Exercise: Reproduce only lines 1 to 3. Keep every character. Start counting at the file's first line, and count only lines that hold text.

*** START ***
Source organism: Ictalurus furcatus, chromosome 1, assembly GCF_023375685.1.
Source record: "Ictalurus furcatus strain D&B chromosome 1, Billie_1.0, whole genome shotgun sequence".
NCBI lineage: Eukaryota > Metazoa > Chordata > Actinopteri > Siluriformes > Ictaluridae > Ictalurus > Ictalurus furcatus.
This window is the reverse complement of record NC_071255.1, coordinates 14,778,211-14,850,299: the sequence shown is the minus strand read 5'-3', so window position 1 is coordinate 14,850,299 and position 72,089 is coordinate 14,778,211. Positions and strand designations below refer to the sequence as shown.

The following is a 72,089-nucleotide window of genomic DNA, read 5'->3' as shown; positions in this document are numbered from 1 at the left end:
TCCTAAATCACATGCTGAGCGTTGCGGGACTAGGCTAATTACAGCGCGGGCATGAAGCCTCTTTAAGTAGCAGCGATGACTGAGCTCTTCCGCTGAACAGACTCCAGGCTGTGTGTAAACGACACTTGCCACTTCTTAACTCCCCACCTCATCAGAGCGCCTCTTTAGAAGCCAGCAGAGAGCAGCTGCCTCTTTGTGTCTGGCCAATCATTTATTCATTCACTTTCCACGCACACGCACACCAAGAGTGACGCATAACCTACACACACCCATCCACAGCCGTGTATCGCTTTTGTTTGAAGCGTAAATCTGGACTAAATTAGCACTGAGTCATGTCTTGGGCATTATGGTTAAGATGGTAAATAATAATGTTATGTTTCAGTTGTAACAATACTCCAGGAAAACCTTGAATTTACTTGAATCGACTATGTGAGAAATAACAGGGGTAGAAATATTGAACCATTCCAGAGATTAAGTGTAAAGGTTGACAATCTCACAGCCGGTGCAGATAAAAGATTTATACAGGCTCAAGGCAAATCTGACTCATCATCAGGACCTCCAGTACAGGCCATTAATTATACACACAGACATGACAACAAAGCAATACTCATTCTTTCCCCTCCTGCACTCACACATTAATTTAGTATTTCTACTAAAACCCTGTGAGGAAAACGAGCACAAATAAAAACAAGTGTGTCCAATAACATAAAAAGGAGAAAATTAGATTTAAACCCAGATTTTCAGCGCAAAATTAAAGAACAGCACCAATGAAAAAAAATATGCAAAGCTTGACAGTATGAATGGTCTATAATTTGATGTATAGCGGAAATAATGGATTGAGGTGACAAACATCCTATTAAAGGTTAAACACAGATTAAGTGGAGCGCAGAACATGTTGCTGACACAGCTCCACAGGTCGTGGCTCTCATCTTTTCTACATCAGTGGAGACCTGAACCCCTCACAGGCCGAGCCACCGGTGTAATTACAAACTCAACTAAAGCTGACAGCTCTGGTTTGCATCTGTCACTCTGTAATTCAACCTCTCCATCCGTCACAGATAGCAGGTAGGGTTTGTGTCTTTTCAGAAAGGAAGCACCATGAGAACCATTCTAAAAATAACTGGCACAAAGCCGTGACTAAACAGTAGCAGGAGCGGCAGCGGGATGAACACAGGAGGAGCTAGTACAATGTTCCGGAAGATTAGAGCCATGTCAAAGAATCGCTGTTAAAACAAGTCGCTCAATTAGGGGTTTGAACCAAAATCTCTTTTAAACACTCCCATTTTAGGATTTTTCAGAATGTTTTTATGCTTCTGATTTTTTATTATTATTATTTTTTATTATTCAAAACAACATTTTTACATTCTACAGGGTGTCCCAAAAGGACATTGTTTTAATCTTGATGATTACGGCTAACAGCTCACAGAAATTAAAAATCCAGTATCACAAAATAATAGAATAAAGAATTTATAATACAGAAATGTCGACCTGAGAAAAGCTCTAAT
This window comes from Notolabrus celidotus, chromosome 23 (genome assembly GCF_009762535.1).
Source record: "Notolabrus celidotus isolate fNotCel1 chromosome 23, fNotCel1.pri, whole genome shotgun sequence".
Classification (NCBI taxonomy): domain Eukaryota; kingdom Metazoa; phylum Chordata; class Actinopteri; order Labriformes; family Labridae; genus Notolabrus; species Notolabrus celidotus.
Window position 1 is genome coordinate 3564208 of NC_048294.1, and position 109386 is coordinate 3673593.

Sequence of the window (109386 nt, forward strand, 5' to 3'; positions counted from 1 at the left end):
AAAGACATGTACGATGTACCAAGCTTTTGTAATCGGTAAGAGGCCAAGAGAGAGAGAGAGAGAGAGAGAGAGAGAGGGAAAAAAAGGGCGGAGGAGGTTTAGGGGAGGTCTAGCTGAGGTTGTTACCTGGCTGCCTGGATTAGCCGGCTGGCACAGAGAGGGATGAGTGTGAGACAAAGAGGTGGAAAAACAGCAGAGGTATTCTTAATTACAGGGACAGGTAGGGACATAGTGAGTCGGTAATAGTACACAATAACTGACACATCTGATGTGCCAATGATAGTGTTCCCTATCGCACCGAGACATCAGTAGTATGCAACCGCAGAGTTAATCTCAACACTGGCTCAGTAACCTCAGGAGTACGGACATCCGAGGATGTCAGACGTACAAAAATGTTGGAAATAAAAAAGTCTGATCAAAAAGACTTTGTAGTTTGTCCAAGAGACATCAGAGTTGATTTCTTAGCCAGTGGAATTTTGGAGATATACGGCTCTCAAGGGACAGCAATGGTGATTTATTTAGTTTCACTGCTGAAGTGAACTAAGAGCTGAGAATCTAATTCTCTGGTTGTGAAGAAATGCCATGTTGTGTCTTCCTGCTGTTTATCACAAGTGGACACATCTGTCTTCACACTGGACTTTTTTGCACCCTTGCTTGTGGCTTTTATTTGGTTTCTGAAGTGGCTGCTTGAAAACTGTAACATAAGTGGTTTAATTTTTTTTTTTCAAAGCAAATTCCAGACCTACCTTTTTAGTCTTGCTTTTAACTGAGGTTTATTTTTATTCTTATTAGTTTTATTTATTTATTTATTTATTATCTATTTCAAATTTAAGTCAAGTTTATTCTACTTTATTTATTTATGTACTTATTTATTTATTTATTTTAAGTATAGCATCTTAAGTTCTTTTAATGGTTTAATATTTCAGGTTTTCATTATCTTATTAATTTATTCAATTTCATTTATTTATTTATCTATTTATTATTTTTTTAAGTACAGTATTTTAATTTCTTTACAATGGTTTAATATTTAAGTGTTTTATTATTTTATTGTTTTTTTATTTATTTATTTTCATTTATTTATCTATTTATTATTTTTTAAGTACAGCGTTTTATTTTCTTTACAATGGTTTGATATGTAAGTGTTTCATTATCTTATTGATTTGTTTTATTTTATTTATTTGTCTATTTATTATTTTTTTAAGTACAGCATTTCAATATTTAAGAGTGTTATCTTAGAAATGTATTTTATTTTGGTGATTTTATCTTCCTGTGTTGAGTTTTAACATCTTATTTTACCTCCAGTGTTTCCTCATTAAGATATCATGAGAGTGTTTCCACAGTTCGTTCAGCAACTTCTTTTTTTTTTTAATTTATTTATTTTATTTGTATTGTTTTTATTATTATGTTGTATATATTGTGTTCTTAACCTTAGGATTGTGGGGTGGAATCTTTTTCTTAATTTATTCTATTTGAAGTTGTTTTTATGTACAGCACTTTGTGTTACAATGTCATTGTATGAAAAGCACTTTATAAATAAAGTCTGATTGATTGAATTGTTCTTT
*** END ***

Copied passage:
Source organism: Ictalurus furcatus, chromosome 1, assembly GCF_023375685.1.
Source record: "Ictalurus furcatus strain D&B chromosome 1, Billie_1.0, whole genome shotgun sequence".
NCBI lineage: Eukaryota > Metazoa > Chordata > Actinopteri > Siluriformes > Ictaluridae > Ictalurus > Ictalurus furcatus.